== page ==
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Posted Date: 11/1/2003

SEAMS, CAR Tackle Procurement

By  compiled Tracy Haisley, Apparel

With a myriad of challenges facing small manufacturers looking for government contracts, Clemson Apparel Research (CAR) and SEAMS have joined forces to create a Web site and database that helps cut through the red tape. A little more than a year ago, SEAMS formed a committee to work on ways of obtaining new business for its members. The idea started out focusing on federal military business but quickly evolved into all new government business at the federal, state and local levels.

"We've identified the problems; we've now got to find the solutions," says Bill Kernodle, site director, Clemson Apparel Research (CAR) and a SEAMS member. He notes that while the federal procurement process is very fair, companies that are manufacturing federal items are well entrenched, making it difficult for smaller companies to get into the business. On the other hand, he remarks, state and local procurement processes "are absolutely horrible and tax payers are not getting fair value." This is because procurement officers either are uninformed or already have a pre-selected winner for a given contract, he says. "They are simply going through the motions of getting competitive business."

Furthermore, there are the problems with the law. For example, explains Kernodle, some state laws give preference to bidders from within a particular state, but interestingly, these same laws offer no restrictions on where the product is to be manufactured. A company in a "preferred" state, but that is sourcing offshore, for example, will receive an advantage over a company that may not be in a preferred state, but whose plants are located domestically, because the latter company often must pay a fee to bid that the "preferred" company does not. "What has happened is that when the laws were written, manufacturing offshore was not a viable option, so protection for domestic manufacturers was not a consideration," he adds. Reworking these laws to reflect current realities will require political action, Kernodle emphasizes.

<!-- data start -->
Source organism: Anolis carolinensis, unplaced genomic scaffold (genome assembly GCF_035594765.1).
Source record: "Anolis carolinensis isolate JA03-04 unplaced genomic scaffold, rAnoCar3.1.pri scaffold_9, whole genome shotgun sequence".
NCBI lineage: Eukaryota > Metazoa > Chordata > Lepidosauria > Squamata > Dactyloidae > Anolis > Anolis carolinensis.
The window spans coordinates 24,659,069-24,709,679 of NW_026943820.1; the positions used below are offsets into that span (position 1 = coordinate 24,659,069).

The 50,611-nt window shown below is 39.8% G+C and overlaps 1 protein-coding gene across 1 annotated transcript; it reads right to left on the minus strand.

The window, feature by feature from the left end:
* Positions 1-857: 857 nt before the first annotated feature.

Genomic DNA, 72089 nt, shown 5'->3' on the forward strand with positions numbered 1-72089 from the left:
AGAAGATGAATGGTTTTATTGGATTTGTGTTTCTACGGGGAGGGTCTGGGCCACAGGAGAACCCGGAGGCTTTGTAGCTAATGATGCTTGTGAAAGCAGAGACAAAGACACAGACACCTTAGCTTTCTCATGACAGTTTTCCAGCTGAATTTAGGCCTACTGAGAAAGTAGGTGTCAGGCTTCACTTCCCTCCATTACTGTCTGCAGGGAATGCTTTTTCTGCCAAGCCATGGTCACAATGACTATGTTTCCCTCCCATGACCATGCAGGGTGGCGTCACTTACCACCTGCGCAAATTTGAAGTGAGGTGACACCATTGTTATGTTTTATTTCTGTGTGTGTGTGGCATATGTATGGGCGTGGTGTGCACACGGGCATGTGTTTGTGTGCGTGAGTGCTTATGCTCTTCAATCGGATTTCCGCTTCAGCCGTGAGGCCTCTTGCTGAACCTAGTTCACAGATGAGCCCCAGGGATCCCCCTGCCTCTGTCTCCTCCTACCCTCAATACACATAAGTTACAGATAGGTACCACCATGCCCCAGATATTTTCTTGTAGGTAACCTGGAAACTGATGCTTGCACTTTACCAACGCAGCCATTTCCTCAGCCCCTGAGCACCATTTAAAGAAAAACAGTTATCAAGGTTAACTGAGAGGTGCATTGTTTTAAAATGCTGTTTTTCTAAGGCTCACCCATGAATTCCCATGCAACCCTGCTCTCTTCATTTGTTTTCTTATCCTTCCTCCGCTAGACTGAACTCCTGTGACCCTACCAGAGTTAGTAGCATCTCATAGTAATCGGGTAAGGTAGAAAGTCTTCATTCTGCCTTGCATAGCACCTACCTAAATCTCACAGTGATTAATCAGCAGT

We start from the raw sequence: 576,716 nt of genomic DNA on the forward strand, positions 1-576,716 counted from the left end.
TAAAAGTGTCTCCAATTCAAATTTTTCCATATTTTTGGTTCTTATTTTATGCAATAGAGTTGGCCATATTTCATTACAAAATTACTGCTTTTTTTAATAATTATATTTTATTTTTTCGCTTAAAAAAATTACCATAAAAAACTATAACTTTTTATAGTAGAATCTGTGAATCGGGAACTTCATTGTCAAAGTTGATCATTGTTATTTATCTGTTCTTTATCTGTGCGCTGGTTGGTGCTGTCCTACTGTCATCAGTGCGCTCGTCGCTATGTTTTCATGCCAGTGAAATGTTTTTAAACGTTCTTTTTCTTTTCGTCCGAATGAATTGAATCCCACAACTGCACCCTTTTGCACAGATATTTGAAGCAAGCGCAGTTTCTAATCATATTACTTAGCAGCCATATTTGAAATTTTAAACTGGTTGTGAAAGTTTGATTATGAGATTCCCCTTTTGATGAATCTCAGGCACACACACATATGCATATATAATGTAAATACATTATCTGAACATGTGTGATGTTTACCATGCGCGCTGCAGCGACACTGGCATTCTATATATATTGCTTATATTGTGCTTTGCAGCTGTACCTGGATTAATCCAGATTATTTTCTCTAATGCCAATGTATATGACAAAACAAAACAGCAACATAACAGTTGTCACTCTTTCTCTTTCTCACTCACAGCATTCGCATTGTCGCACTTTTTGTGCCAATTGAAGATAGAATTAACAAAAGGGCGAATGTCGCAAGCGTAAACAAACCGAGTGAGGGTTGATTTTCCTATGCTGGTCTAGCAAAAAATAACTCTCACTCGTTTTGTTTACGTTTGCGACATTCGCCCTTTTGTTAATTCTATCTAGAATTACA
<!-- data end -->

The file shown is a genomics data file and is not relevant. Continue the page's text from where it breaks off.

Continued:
Even when a contact looks promising, the time-sensitive nature of the business combined with varied state requirements means yet another barrier for the small apparel manufacturer. Once a company finds something that's promising, it then must locate the individual state's requirements to determine if it meets them. Beyond that, some states charge quite a bit of money to bid on their items, Kernodle explains. "You can literally spend hours and hours chasing promising leads that end up nowhere. So we're trying to remove that frustration," Kernodle notes.

Overcoming these barriers for small manufacturers would be an important step in the right direction, but the issue remains whether small businesses can locate potential government manufacturing opportunities in the first place. "What we've found in doing the research is that small [apparel] businesses are spending a lot of time on the Internet looking for business with very little success," Kernodle adds.

SEAMS and CAR are on the verge of having a project funded that will build a database and an accompanying Internet site that any association can use to connect to members who have capacity and capability to make specific items easily and efficiently. "The entire summer we've had someone working with the Web site and trying to go after solicitations. Some of our members have definitely responded and are working on it," notes Sarah Friedman, executive director, SEAMS. "The good thing is, it's for U.S. manufacturers," notes Friedman.

The project will be run at Clemson by its computer science department and SEAMS will be the pilot organization with its members initially benefiting from site usage. "Ultimately, we hope any trade association will be able to use the site to bring value to their members," notes Kernodle. In terms of the timeline, Kernodle notes that the project, whose funding has received verbal approval, should be up and running by May 2004.

TRACY HAISLEY is associate editor of Apparel and may be reached at thaisley@apparelmag.com.



Sarah Friedman . 803-772-5861


Clemson Apparel Research (CAR)

Bill Kernodle . 864-646-8454


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